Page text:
This morning 1 NEWS political editor Corin Dann said a deadline to decide the next government by today was too ambitious. 

"Winston Peters took quite a while to acknowledge the deadline has been missed," Mr Dann said. 

But no-one holds it against the NZ First leader, Mr Dann said on TVNZ1's Breakfast this morning. 

"It was his own deadline, one or two days here or there isn't that much of an issue."

"It's just the continued uncertainty about it that's a bit frustrating, and now the situation with the board suddenly having to fly in to Wellington... It just seems a bit odd they weren't on stand-by."

He said there was "huge pressure" on the NZ First board.

"Ulitmately that board, in a funny roundabout way, is picking who the next prime minister is."He said secrecy around the board could be a stalling tactic, or as the members are not elected members of parliament, "Maybe Winston Peters is trying to protect them from scrutiny". 

Mr Dann predicted Mr Peters would announce the decision on Monday. 

It's not a done deal, even when Winston Peters announces his party's choice. Source: 1 NEWS


Kiwi at Passchendaele searching for great-grandfather's German saviour

The great-grandson of a heroic Kiwi solider wants to reunite an empty wallet with the family of a German officer who saved his ancestor's life in World War I. 

Private Hayden Cullen from Cambridge is at Passchendaele commemorations near Ypres, Belgium for the centenary of the greatest loss of New Zealand life in a single day, where about 960 soldiers were killed or mortally wounded.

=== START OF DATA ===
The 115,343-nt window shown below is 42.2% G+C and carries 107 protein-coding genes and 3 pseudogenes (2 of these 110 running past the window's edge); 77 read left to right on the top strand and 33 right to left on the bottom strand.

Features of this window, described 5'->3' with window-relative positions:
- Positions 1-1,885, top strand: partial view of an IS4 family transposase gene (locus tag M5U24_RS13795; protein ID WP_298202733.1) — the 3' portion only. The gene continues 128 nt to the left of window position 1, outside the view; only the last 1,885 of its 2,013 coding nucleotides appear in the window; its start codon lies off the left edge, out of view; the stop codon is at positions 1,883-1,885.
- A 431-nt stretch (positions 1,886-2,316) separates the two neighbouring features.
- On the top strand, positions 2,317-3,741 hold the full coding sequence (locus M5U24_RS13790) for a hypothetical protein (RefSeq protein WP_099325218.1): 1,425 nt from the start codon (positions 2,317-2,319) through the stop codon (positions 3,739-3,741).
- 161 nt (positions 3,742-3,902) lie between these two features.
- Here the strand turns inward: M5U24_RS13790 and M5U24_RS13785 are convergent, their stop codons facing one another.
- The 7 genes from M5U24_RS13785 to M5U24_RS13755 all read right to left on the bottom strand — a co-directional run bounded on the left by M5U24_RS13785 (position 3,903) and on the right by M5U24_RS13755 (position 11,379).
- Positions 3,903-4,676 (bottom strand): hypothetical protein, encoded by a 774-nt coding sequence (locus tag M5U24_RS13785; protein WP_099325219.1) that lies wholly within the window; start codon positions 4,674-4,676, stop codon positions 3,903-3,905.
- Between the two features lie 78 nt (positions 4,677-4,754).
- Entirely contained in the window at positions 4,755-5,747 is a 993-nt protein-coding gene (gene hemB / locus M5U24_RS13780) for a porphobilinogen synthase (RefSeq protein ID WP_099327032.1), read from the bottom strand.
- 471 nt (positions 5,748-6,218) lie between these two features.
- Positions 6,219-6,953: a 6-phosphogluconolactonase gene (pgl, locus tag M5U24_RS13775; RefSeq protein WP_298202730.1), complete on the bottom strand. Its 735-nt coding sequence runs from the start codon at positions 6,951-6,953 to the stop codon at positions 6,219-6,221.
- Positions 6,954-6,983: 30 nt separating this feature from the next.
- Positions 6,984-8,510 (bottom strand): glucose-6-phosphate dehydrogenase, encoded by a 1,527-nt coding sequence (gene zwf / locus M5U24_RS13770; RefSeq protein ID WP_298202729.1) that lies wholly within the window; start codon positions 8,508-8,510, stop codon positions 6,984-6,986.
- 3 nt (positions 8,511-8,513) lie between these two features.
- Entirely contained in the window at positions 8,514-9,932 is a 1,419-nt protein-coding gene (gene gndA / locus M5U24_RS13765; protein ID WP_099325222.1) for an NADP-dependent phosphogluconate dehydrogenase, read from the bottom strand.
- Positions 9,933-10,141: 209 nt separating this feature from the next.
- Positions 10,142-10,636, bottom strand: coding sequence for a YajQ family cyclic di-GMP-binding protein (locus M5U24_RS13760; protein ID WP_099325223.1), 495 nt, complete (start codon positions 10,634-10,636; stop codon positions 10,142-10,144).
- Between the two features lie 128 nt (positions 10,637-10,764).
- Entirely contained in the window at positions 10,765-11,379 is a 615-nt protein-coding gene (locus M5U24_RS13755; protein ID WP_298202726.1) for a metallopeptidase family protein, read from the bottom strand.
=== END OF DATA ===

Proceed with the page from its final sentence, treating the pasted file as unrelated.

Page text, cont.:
Hayden is part of the NZ Army band over in Passchendaele for the 100 year commemorations, but he's also on the hunt to find the family of a German officer who saved his great-grandfather's life. 

"If it wasn't for him we wouldn't be here," Hayden said. 

His great grandfather Private Ray Cullen was part of the NZ Machine Gun Corps during the 1918 liberation of the French town Le Quesnoy from German hands since 1914. 

However a shell exploded in the machine gun post, killing five of Ray Cullen's crew and leaving him seriously wounded. 

He tried to make his way back to friendly lines, but collapsed after losing blood.

A German officer and his men who were about to surrender came across him, and made a stretcher out of their tunics. 

They carried Ray Cullen to get medical attention. 

Before the Germans were taken into captivity, the German officer gave Ray Cullen his wallet, which the Cullen family have attempted to return to the unknown savior ever since. 

Hayden told 1 NEWS the wallet has the German officer's initials on it, H. Held, and the officer's name was Henrick Held from Hanover. 

"I want to get in contact with family to thank them for what their relative did for us."

"We've managed to find some promising leads. And maybe some relatives... so it's looking very promising."

More footage from Passchendaele

The pair spoke briefly at the resting place of 512 Kiwis who lost their lives in the battle. Source: 1 NEWS

The pair spoke briefly at the resting place of 512 Kiwis who lost their lives in the battle. Source: 1 NEWS

He spoke passionately about the devastating impact the military offensive had on New Zealand. Source: 1 NEWS

Today marks 100 years since 846 Kiwi soldiers lost their lives in the Battle of Passchendaele. Source: 1 NEWS

All they have is a wallet, and a pretty inspiring story of heroism. Source: 1 NEWS